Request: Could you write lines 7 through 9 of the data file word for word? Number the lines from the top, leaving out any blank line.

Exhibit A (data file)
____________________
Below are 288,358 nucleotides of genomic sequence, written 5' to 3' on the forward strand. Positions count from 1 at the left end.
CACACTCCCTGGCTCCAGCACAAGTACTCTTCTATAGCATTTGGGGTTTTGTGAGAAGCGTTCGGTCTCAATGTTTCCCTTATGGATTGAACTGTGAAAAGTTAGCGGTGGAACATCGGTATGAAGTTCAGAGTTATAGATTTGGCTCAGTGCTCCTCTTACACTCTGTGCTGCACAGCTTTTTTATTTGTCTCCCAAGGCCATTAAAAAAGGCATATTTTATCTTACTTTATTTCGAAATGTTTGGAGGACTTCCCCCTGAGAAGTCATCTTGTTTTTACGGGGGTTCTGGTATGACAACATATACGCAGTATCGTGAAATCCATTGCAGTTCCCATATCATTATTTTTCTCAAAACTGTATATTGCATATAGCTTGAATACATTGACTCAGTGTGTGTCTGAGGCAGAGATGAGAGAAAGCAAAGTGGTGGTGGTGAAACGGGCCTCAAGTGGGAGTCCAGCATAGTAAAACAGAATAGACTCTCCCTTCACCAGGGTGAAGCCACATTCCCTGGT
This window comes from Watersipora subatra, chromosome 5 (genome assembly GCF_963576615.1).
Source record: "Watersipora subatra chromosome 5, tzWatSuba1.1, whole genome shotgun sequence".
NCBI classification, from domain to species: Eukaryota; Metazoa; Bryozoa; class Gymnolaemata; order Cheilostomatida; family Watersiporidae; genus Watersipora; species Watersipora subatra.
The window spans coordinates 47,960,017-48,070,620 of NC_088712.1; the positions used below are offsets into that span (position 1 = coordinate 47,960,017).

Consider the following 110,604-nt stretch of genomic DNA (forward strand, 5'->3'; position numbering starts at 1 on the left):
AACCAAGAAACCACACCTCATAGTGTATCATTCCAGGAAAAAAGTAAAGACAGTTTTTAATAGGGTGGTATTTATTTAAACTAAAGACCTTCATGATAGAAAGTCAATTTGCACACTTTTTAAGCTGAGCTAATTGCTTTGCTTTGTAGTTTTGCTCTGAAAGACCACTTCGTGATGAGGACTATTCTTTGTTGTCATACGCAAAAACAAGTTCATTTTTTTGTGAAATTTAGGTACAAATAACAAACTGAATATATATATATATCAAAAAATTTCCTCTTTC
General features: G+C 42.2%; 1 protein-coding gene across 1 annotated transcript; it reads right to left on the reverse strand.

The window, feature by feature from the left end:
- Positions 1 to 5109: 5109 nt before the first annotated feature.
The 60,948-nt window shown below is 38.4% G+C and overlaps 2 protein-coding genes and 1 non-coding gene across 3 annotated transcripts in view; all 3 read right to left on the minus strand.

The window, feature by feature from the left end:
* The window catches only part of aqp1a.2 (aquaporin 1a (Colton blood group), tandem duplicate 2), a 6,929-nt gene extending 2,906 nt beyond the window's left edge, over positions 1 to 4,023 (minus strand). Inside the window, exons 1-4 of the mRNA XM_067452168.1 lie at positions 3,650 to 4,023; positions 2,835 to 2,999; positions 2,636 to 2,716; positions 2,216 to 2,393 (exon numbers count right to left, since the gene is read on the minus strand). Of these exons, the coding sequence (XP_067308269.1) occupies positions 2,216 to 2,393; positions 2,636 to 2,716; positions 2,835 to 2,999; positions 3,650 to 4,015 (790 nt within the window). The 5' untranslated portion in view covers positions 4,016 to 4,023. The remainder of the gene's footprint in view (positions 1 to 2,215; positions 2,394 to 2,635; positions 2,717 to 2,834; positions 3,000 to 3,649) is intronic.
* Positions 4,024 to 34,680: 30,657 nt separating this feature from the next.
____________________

Consider the following 110,604-nt stretch of genomic DNA (forward strand, 5'->3'; position numbering starts at 1 on the left):
AACCAAGAAACCACACCTCATAGTGTATCATTCCAGGAAAAAAGTAAAGACAGTTTTTAATAGGGTGGTATTTATTTAAACTAAAGACCTTCATGATAGAAAGTCAATTTGCACACTTTTTAAGCTGAGCTAATTGCTTTGCTTTGTAGTTTTGCTCTGAAAGACCACTTCGTGATGAGGACTATTCTTTGTTGTCATACGCAAAAACAAGTTCATTTTTTTGTGAAATTTAGGTACAAATAACAAACTGAATATATATATATATCAAAAAATTTCCTCTTTC
General features: G+C 42.2%; 1 protein-coding gene across 1 annotated transcript; it reads right to left on the reverse strand.